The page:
Sperm was found in both the vaginal and anal swabs and semen was found in the rectal swab. All the DNA samples recovered from Irene's body were matched to Irene, Fred or defendant. Some of the sperm from the vaginal swabs was consistent with Fred Powell's DNA. The sperm from the rectal swabs was "indistinguishable" from defendant's DNA. There were additional DNA fragments in the vaginal swab which were consistent with defendant's DNA. Although the presence of sperm revealed a sexual act, the condition of the anus and the vagina did not establish whether the sexual act was forced or consensual. Fred testified he and Irene had not had anal sex and Irene did not like anal sex.

Irene and defendant had a history of smoking crack cocaine together. Irene would go to defendant's apartment about once a week and they would get high.

In September or October 1998, Shana Morris began dating defendant. Defendant told her he had killed someone. He went on to relate the details telling her he had met a lady and they had gone for a drive in her red Thunderbird. They stopped and smoked some rock cocaine. The lady owed defendant money for the drugs and he got mad. He hit her in the face, slammed her face into the hood of the car, and strangled her. He left her face down in a puddle in an orchard. He used her pants to wipe his fingerprints out of the car. Defendant did not tell Ms. Morris about any sexual activity between himself and Irene. The information Ms. Morris related to the police included details of the crime which had been withheld from the public.

In August 1999, Detective Wuest went to the jail to take defendant's fingerprints. After defendant was returned to his cell, Detective Wuest and Correctional Officer Ralph Huggins listened to defendant via the intercom system in the jail cells. Detective Wuest recorded defendant's comments. After Detective Wuest testified about the specific contents of the tape, which, essentially, was defendant rapping various lyrics such as "They're trying to give me murder and I'm not going to take it." The tape of this performance was played for the jury.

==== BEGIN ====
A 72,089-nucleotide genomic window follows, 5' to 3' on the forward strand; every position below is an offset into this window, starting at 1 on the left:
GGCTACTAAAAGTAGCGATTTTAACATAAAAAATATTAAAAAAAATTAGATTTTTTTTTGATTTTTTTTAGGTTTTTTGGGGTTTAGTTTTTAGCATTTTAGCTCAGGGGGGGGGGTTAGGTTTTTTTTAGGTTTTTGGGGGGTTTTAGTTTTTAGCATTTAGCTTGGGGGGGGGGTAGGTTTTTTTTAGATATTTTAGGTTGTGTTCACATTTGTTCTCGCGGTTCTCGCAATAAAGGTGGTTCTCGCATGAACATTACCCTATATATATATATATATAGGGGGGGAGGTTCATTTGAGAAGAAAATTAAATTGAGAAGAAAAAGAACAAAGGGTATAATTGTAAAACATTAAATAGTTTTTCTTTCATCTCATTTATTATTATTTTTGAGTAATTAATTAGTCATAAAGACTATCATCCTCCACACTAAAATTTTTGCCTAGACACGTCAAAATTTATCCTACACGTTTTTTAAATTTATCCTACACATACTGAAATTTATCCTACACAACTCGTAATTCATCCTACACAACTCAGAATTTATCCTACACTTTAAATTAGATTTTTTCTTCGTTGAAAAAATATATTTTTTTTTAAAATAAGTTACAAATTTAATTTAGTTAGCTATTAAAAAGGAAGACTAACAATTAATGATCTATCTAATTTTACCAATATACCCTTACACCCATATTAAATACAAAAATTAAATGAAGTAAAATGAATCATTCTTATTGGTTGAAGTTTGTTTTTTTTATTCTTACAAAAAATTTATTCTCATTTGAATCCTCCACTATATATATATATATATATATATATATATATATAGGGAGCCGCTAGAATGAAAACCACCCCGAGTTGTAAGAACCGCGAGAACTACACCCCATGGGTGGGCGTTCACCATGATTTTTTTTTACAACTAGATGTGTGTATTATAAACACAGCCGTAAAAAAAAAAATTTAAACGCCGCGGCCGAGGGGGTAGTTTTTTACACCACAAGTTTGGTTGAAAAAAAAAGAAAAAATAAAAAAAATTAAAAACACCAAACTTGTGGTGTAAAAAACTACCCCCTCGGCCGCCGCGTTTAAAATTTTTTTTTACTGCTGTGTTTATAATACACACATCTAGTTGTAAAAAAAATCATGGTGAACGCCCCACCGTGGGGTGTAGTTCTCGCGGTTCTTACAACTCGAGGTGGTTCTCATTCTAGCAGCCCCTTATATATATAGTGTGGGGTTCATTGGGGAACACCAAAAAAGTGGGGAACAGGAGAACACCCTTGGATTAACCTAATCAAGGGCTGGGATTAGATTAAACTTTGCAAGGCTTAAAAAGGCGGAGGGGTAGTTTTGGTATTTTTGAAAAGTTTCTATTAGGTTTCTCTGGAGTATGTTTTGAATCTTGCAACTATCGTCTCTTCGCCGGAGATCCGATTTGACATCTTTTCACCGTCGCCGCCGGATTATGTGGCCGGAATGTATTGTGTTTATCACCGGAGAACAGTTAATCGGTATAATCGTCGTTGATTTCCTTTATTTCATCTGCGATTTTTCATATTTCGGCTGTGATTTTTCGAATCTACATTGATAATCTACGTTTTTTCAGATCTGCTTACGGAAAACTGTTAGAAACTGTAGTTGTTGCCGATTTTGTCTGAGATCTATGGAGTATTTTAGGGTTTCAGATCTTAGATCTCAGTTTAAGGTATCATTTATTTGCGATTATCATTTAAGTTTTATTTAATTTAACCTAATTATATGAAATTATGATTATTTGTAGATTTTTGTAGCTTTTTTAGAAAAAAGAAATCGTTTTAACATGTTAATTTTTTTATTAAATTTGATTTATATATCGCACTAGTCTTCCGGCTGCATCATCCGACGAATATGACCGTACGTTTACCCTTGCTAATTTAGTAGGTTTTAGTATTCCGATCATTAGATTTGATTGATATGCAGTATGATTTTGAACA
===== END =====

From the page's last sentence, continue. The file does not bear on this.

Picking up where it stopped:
Huggins also heard an additional conversation between defendant and other inmates. Specifically, defendant admitted he had killed Irene by "choking her out." He also stated he had had sex with Irene in exchange for drugs.

STATEMENT OF CASE

Jury trial commenced on January 18, 2001, and a verdict was reached on February 14, 2001. The jury found defendant guilty of murder, sodomy and rape and found both special circumstances allegations true. Defendant was sentenced to life without possibility of parole on the murder with special circumstances charge and the upper terms of eight years on both the rape and sodomy charges. These latter two sentences were stayed pending successful conclusion of the murder sentence.

ANALYSIS

I. Standards of Review Applicable to Habeas Corpus Claims

A writ of habeas corpus is available under 28 U.S.C. § 2254 only on the basis of some transgression of federal law binding on the state courts. See Peltier v. Wright, 15 F.3d 860, 861 (9th Cir. 1993); Middleton v. Cupp, 768 F.2d 1083, 1085 (9th Cir. 1985) (citing Engle v. Isaac, 456 U.S. 107, 119 (1982)). A federal writ is not available for alleged error in the interpretation or application of state law. See Estelle v. McGuire, 502 U.S. 62, 67-68 (1991); Park v. California, 202 F.3d 1146, 1149 (9th Cir. 2000); Middleton, 768 F.2d at 1085. Habeas corpus cannot be utilized to try state issues de novo. Milton v. Wainwright, 407 U.S. 371, 377 (1972).

This action is governed by the Antiterrorism and Effective Death Penalty Act of 1996 ("AEDPA"). See Lindh v. Murphy, 521 U.S. 320, 336 (1997); Clark v. Murphy, 331 F.3d 1062, 1067 (9th Cir. 2003). Section 2254(d) sets forth the following standards for granting habeas corpus relief: